The Christmas when Peyton was three, her favorite gift from Santa was a Matchbox car road set. It had sections of plastic roadway that you could connect in many different arrangements. Later that Christmas morning, after all the packages had been opened, Peyton sat in the middle of the living room, building an elaborate highway around my brother, Peyton’s beloved Uncle Doug. Doug was sprawled out on the floor, drowsy after Peyton’s early morning wake-up call to see what Santa had brought. Peyton was having a mostly one-sided conversation with Uncle Doug about her cars and the road she was building. Finally, Doug roused himself enough to ask her a question. “Peyton, does your road have a name?” She looked at him with a “duh” expression on her face. “Uncle Doug, it’s the Bethlehem Highway!”
There may not have been an actual Bethlehem Highway on the map of ancient Judea when Jesus was born. But our passage today is definitely a story about a journey. Actually, it’s about two journeys. The first is the magi’s journey to Bethlehem to find the new king. The second is the faith journey each of us makes as we grow closer to the One we know to be our King. Both of those journeys lead to moments of epiphany—discoveries that reveal new insights and understanding.
We don’t know much about the magi travelers. Tradition says there were three of them, one for each of the gifts that Matthew names. But Matthew doesn’t actually tell us how many there were. There may have been two, or there may have been many more. We’re not sure where they came from; the best guesses are Persia (our present-day Iran) or Babylon—but they came from a Gentile place, for sure. They’re often referred to as kings, as they are in the Christmas carol, but the Greek language tells us that they were not kings but wise men—scholars and pagan priests who were schooled in the magical arts of dream interpretation and astrology.
What we do know is that they saw a new star and read in it a sign that a new king had been born. With that star as their only GPS device, they hit the road heading west on a diplomatic mission to find and pay their respects to this new king.
When they arrived in Jerusalem, they did something that, in my experience, is practically unheard of among male travelers: they decided to ask for directions. They began asking around. “Where is this child who has been born king of the Jews?”
King Herod gets wind of this, and he is not happy. He is unnerved when he hears that some visitors from the East are asking about a new king. As far as he is concerned, there’s already a king in town, and there’s no room for another. King Herod was a jealous and paranoid man; he had already murdered his wife and two of his sons because he suspected them of plotting against him. So, when the public hears that Herod is frightened, they become frightened, too. Because when someone like Herod is frightened, you never know what steps he might take to eliminate anything or anyone he sees as a threat.
Herod calls in his own scholars to tell him where to find this contender for his throne. In his panic to get the information he needs, he calls on two groups who pretty much detest each other: the scribes and the priests. This way he can make sure to get the straight scoop; he can check their stories against each other. Both groups tell him the same thing: Scripture says that the Messiah—the King of the Jews—is to come from Bethlehem.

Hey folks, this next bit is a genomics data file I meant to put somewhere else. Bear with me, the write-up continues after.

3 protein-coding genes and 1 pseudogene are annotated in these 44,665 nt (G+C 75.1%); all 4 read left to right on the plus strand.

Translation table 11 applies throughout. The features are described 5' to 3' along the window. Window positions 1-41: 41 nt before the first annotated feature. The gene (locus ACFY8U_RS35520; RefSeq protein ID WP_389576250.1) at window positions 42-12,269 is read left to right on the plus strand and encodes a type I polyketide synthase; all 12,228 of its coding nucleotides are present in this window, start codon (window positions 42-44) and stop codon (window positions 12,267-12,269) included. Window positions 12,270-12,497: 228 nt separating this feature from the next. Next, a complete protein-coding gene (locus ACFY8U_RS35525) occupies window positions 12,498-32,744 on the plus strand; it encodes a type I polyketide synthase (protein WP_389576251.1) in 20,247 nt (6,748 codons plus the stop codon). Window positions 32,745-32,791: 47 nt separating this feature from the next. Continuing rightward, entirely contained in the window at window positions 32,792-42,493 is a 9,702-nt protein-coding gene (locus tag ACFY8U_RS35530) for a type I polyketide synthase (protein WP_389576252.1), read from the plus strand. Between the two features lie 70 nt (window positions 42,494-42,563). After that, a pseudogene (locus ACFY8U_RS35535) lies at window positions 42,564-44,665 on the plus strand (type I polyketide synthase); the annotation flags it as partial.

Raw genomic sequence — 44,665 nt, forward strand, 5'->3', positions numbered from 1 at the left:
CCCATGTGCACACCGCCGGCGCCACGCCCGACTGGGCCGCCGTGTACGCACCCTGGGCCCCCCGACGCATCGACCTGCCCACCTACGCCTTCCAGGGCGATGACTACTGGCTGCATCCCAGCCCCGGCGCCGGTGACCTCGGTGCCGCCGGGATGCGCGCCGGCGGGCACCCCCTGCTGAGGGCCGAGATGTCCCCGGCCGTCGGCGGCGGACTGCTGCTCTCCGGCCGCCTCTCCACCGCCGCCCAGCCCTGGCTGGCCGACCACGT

Equipped with that information, he calls for the Eastern visitors. He asks what they know about the star, then sends them off to Bethlehem under false pretenses; he wants to use them as unwitting spies. He tells them to come back and report to him where this infant king is, ostensibly so that he can pay his respects to the new king himself.
The wise men leave Herod. The star, which had been leading them westward, does some recalculating and now leads them south to Bethlehem. And somewhere over that little town, over a humble house, the star stops. Upon reaching their destination, the magi are overwhelmed with joy.
But, joyful as they were, they must have been at least a little mystified. It was surprising enough that a king would be living, not in Jerusalem, but in a little backwater village like Bethlehem. And they may have wondered at the lack of attendants, since all they found was a little boy with his mother. But, the star had stopped there, and that was proof enough for them that they were in the right place. And if they were in the right place, they were in the presence of the king they’d been seeking.
They kneel, as anyone would before royalty—even royalty as unlikely as this little boy. They offer Jesus gifts—valuable gifts, rare gifts, gifts that befit a king. And then, they leave.
We all know this story so well. Take a moment to close your eyes and imagine the scene. In my mind, the magi look like kings—exactly like the kings of every Christmas pageant I’ve ever seen or been in: splendidly dressed in glowing robes of vibrant colors, with crowns on their heads and treasure boxes in their hands. In fact, they look a lot like the kings in our nativity scene here in the sanctuary.
Sometimes, I picture them seated near their camels, who are also splendidly outfitted. Sometimes I picture them kneeling before Jesus. But there is one way I never picture them. I never picture them leaving. I never see their backs as they move away from Jesus, maybe pausing at the nearest intersection, deciding on which direction they to take, since they’d been warned to take a different route for the return trip. I never see the swaying haunches of the camels, with their tails swishing back and forth. In all the times I’ve read or listened to the story and pictured the scene of the wise men in Bethlehem, I have never watched them do what Matthew describes: leave for their own country by another road.